Anonymous 11:38 and 6:51, thanks for joining the conversation. In order to continue this thread in the spirit of politeness (the only demand we make of of commenters) we ask anyone who may wish to add their thoughts to address the issue and offer *their* opinion rather than (directly or obliquely) speaking to the contributions of another commenter.

Regardless of what notions our visitors may have, we strongly encourage them to follow the links in this article to better understand California's Mutual Aid System - a system that remains the global standard for emergency services collaboration in times of duress.

Respectfully Yours in Safety and Service,

Brian Humphrey
Firefighter/Specialist
Public Service Officer
Los Angeles Fire Department

P.S. To All: Thanks for speaking your heart, but keeping things polite!

old guy said...

Right on Jennifer,

LAFD used to be the best, now your just like everyone else. With your schedule, your not streched out, your Browned Out, you can't help anyone. Hope those politicians downtown wake up soon. Before something tragic happens in L.A.

Anonymous said...

Brian correct me if I am wrong, but I believe Ventura requested one strike team and our heavy lift helicopter which we sent. Is that correct? Perhaps you can explain to readers that we cannot just show up to another agencies fire, and that the LAFD usually can fulfill any mutual aid request, as we did so at the Station Fire (3 Strike Teams and Helicopters)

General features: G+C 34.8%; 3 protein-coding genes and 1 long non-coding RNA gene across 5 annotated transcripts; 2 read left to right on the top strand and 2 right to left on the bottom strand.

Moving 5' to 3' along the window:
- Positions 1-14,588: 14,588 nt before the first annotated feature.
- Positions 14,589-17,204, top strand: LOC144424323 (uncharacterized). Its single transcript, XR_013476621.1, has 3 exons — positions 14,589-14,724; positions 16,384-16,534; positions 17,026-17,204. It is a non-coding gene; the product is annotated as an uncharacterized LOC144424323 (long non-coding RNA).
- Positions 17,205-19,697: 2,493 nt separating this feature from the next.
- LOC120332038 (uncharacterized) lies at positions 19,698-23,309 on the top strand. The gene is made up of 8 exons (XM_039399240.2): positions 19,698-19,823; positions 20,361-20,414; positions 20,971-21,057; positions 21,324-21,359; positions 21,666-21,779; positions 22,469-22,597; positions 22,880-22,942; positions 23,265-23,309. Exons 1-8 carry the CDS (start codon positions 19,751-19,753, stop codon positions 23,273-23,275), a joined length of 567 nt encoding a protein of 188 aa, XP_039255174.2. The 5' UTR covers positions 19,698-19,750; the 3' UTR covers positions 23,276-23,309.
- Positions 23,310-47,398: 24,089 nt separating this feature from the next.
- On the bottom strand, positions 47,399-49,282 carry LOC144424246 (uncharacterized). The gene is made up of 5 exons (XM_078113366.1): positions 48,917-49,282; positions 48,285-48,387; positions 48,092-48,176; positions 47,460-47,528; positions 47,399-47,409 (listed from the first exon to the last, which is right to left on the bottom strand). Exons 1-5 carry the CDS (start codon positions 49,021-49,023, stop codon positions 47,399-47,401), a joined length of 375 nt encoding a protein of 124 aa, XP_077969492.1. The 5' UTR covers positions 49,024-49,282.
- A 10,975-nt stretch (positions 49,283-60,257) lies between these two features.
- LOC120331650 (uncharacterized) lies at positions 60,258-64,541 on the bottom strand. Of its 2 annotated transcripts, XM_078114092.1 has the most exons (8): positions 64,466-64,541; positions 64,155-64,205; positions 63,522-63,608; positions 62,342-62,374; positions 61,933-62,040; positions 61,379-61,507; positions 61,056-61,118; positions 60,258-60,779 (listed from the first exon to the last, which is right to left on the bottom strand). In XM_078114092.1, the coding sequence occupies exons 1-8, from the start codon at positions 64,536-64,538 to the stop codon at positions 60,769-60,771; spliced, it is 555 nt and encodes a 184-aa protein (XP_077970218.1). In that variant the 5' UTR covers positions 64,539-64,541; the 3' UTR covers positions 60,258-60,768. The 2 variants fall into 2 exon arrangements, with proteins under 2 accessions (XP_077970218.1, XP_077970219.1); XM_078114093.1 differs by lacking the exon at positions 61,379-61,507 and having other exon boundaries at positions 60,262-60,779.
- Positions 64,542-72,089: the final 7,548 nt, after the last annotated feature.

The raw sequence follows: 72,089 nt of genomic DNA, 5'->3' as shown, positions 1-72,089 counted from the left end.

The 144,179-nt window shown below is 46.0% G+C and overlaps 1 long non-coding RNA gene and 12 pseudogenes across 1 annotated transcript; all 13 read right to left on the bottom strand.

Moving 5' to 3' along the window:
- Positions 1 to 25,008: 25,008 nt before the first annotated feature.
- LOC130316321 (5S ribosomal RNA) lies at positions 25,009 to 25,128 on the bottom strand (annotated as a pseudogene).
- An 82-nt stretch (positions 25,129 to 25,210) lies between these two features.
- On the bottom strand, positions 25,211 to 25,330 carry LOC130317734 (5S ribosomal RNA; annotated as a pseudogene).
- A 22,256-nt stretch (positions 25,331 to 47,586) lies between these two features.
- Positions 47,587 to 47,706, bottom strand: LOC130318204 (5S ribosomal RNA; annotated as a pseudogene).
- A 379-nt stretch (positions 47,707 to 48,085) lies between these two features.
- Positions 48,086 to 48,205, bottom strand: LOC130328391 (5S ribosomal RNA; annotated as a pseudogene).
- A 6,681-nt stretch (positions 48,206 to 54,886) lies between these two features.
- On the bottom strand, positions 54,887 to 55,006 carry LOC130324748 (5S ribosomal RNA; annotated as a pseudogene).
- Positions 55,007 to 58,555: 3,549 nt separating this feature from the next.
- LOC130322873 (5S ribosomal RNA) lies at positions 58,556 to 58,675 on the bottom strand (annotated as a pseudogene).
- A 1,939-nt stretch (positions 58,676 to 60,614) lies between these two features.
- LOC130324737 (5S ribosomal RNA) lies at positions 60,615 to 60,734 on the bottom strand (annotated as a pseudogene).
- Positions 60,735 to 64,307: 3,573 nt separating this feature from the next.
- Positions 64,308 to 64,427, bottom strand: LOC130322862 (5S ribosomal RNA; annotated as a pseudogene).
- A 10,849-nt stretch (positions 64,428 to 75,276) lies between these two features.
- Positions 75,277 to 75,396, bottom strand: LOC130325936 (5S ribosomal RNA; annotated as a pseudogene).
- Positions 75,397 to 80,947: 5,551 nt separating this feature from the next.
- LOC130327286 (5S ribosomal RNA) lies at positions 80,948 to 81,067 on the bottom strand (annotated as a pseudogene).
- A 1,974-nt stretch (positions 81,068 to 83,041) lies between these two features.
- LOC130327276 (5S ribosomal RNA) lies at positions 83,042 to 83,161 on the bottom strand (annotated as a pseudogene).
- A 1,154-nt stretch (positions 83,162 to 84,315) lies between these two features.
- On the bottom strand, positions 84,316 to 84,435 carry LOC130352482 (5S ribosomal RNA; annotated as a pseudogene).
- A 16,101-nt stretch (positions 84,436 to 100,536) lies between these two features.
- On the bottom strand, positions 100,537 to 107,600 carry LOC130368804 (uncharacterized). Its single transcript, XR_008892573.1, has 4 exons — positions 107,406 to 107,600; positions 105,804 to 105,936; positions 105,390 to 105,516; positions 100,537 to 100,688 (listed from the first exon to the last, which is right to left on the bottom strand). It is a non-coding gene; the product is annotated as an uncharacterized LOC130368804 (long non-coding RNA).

Thanks for the great work.

LAFD Media and Public Relations said...

Anonymous 3:25,

You are welcome and correct.

If I didn't make it apparent to readers in first reply (#3 in the series above, point "B"), the LAFD sent what was requested of us to the Guiberson Fire.

That fire is under the capable control of Ventura County Fire officials, who are now being supported by CAL FIRE Incident Command Team 10.

While not central to the post, some might find this of interest...

After I penned the initial message for our blog, the Regional Coordinating Center requested a Strike Team be assembled from three neighboring Fire Departments.

When the LAFD discovered the trio of Fire Departments were only able to muster 4 of the required 5 Fire Engines to constitute a response-capable Strike Team, the LAFD unblinkingly assigned Engine Company 10 to join the resources from the smaller agencies, who would have otherwise been unable to respond to the fire.